Eric Lease Morgan works in the Department for Digital Library Initiatives of the North Carolina State University Libraries in Raleigh. His e-mail address is firstname.lastname@example.org, and his home page is at http://wwwlib.ncsu.edu/staff/morgan.
As of late, the reality has set in that libraries have fallen from their positions as centers of the information universe. While we as librarians never truly had a monopoly on information, our "market share," especially with the advent of globally networked computers, has dwindled considerably. Put another way, there are many more people and institutions providing information services today than even 5 years ago. Consequently, it behooves us to think more aggressively about marketing our information and knowledge products and services if we expect to be around in the future.
Marketing is an exchange process whereby two or more individuals (or groups) exchange goods or services for items of value. In Library Land, one of these individuals is almost always a librarian. The other individuals include taxpayers, students, faculty, or in the case of special libraries, fellow employees. The items of value are information and information services exchanged for a perception of worth--a rating valuing the services rendered. This perception of worth, a highly intangible and immeasurable thing, is something the user of library services "pays," not to libraries and librarians, but to administrators and decision-makers. Ultimately, these payments manifest themselves as tax dollars or other administrative support. As the perception of worth decreases so do tax dollars and support.
Marketing is not another word for publicity or promotion; publicity and promotion are just two aspects of the marketing process. Marketing also includes product creation, pricing, and distribution.
Marketing has been traditionally associated with physical "goods." As our economy moves more and more into the distribution of "information goods," we can easily predict an increase in the marketing of these services simply because there is increased competition. Because of this increased competition, expectations surrounding information services have increased. Couple this with our society's undying thirst for technology, demands for convenience, and the self-service mentality, and you can only conclude that we have to do more to improve our services and to convince people that they should use libraries instead of other information providers.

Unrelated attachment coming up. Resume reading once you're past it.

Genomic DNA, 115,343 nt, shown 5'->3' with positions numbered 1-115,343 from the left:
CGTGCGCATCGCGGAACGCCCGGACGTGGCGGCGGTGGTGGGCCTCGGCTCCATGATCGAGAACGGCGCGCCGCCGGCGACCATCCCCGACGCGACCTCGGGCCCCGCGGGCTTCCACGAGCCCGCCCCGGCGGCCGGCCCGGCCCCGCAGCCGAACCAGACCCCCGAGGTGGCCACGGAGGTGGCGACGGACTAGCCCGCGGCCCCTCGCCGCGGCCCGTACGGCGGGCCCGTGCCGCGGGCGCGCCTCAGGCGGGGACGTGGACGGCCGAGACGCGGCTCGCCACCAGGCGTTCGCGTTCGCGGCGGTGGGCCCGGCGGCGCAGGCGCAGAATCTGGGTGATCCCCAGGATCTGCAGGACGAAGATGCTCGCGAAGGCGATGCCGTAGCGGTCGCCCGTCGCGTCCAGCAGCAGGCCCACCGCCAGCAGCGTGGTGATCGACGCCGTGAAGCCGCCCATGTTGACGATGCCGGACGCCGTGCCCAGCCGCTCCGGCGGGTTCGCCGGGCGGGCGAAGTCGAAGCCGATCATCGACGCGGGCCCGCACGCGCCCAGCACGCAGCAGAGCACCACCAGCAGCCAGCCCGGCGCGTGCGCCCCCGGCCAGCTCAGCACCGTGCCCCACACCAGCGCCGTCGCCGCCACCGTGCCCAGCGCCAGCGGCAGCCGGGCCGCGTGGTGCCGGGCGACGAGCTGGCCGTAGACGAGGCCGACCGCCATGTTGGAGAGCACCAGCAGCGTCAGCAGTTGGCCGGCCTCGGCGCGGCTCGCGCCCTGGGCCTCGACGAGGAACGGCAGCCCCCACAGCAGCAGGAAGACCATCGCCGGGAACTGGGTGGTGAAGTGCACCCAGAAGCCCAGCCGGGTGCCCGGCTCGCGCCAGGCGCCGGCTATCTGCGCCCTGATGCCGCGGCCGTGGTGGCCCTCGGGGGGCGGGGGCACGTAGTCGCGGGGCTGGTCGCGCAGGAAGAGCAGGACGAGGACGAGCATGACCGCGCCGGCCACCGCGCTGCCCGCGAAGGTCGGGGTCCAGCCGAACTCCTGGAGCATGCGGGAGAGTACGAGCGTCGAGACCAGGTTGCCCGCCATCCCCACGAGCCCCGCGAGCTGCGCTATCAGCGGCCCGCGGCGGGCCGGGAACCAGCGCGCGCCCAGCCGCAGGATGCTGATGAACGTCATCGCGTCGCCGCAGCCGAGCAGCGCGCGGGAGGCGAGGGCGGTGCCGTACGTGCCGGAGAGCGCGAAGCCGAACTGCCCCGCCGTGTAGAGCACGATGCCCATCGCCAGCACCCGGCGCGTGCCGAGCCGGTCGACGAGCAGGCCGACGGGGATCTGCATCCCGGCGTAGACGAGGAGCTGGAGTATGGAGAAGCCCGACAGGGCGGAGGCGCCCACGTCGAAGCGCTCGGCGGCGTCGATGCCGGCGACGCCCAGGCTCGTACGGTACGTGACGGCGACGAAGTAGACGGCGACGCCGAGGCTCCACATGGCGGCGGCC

The key to this process is customer satisfaction, and one of the keys to customer satisfaction is employee satisfaction. Studies have shown that service organizations having high levels of employee satisfaction also have high levels of customer satisfaction, and low employee turnover is also closely linked to customer satisfaction. Similarly, employees who feel accountable are more likely to provide better customer [service.sup.1].
Using Technology to Employ Market Research
With these things in mind, there are a number of ways libraries of the future can employ computer technology to improve marketing efforts. But first, a library must come to better understand its customers through market research. The use of transaction log analysis, circulation records, user surveys, focus group interviews, and information interviews will provide insight on what your customers really expect.
For example, similar to the process of data warehousing, libraries could extract reports from the log files of their computerized services. All of a library's computerized services from OPACs to Web servers to bibliographic databases produce reams of log files. Libraries of the future should be able to analyze the disparate log file formats, normalize the data, and report on the real information customers are seeking. Libraries of the future will provide direct and sophisticated feedback mechanisms for customers. These mechanisms could include simple electronic user surveys, video conferencing, or Web-based suggestion boxes. …